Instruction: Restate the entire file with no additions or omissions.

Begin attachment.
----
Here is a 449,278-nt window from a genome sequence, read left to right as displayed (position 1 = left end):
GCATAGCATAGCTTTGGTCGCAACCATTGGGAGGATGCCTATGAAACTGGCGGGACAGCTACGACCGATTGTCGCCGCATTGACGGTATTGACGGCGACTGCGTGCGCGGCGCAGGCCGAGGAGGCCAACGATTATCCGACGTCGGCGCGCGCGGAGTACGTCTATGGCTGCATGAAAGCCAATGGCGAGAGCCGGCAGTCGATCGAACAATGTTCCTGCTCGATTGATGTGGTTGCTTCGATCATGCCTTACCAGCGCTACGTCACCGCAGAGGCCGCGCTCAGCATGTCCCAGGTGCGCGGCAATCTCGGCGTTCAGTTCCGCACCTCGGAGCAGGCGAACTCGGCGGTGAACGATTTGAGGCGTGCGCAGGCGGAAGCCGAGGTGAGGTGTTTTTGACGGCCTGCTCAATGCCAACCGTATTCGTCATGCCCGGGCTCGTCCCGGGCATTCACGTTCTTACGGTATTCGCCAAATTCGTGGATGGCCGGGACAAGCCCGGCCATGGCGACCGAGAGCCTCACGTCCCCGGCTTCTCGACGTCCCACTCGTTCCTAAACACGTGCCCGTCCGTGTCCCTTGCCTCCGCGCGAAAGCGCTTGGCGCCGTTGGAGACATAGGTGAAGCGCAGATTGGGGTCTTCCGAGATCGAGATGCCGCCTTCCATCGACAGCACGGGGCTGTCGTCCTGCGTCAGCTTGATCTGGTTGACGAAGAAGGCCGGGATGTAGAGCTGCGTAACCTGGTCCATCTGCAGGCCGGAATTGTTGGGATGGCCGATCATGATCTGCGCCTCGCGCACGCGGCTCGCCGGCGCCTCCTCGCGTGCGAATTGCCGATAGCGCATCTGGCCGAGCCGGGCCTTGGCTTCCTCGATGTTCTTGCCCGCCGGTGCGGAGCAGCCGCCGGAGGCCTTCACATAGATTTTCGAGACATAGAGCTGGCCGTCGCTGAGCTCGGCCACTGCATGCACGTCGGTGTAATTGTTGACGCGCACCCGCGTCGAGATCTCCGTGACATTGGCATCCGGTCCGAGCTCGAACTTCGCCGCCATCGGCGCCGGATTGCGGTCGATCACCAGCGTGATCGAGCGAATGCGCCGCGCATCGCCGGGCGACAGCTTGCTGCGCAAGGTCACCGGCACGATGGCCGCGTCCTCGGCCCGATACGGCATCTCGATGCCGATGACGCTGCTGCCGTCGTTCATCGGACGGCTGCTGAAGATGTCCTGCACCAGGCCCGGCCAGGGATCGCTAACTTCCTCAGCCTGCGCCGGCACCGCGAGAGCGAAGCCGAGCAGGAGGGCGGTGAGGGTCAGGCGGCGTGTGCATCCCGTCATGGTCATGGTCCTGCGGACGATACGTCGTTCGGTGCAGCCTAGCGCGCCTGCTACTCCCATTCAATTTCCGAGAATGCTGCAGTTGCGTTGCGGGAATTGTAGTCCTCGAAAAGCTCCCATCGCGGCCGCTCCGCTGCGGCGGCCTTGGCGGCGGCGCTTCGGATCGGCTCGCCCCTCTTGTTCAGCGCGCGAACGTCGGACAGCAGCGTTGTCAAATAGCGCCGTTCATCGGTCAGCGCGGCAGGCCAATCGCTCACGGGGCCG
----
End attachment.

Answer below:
Here is a 449,278-nt window from a genome sequence, read left to right as displayed (position 1 = left end):
GCATAGCATAGCTTTGGTCGCAACCATTGGGAGGATGCCTATGAAACTGGCGGGACAGCTACGACCGATTGTCGCCGCATTGACGGTATTGACGGCGACTGCGTGCGCGGCGCAGGCCGAGGAGGCCAACGATTATCCGACGTCGGCGCGCGCGGAGTACGTCTATGGCTGCATGAAAGCCAATGGCGAGAGCCGGCAGTCGATCGAACAATGTTCCTGCTCGATTGATGTGGTTGCTTCGATCATGCCTTACCAGCGCTACGTCACCGCAGAGGCCGCGCTCAGCATGTCCCAGGTGCGCGGCAATCTCGGCGTTCAGTTCCGCACCTCGGAGCAGGCGAACTCGGCGGTGAACGATTTGAGGCGTGCGCAGGCGGAAGCCGAGGTGAGGTGTTTTTGACGGCCTGCTCAATGCCAACCGTATTCGTCATGCCCGGGCTCGTCCCGGGCATTCACGTTCTTACGGTATTCGCCAAATTCGTGGATGGCCGGGACAAGCCCGGCCATGGCGACCGAGAGCCTCACGTCCCCGGCTTCTCGACGTCCCACTCGTTCCTAAACACGTGCCCGTCCGTGTCCCTTGCCTCCGCGCGAAAGCGCTTGGCGCCGTTGGAGACATAGGTGAAGCGCAGATTGGGGTCTTCCGAGATCGAGATGCCGCCTTCCATCGACAGCACGGGGCTGTCGTCCTGCGTCAGCTTGATCTGGTTGACGAAGAAGGCCGGGATGTAGAGCTGCGTAACCTGGTCCATCTGCAGGCCGGAATTGTTGGGATGGCCGATCATGATCTGCGCCTCGCGCACGCGGCTCGCCGGCGCCTCCTCGCGTGCGAATTGCCGATAGCGCATCTGGCCGAGCCGGGCCTTGGCTTCCTCGATGTTCTTGCCCGCCGGTGCGGAGCAGCCGCCGGAGGCCTTCACATAGATTTTCGAGACATAGAGCTGGCCGTCGCTGAGCTCGGCCACTGCATGCACGTCGGTGTAATTGTTGACGCGCACCCGCGTCGAGATCTCCGTGACATTGGCATCCGGTCCGAGCTCGAACTTCGCCGCCATCGGCGCCGGATTGCGGTCGATCACCAGCGTGATCGAGCGAATGCGCCGCGCATCGCCGGGCGACAGCTTGCTGCGCAAGGTCACCGGCACGATGGCCGCGTCCTCGGCCCGATACGGCATCTCGATGCCGATGACGCTGCTGCCGTCGTTCATCGGACGGCTGCTGAAGATGTCCTGCACCAGGCCCGGCCAGGGATCGCTAACTTCCTCAGCCTGCGCCGGCACCGCGAGAGCGAAGCCGAGCAGGAGGGCGGTGAGGGTCAGGCGGCGTGTGCATCCCGTCATGGTCATGGTCCTGCGGACGATACGTCGTTCGGTGCAGCCTAGCGCGCCTGCTACTCCCATTCAATTTCCGAGAATGCTGCAGTTGCGTTGCGGGAATTGTAGTCCTCGAAAAGCTCCCATCGCGGCCGCTCCGCTGCGGCGGCCTTGGCGGCGGCGCTTCGGATCGGCTCGCCCCTCTTGTTCAGCGCGCGAACGTCGGACAGCAGCGTTGTCAAATAGCGCCGTTCATCGGTCAGCGCGGCAGGCCAATCGCTCACGGGGCCG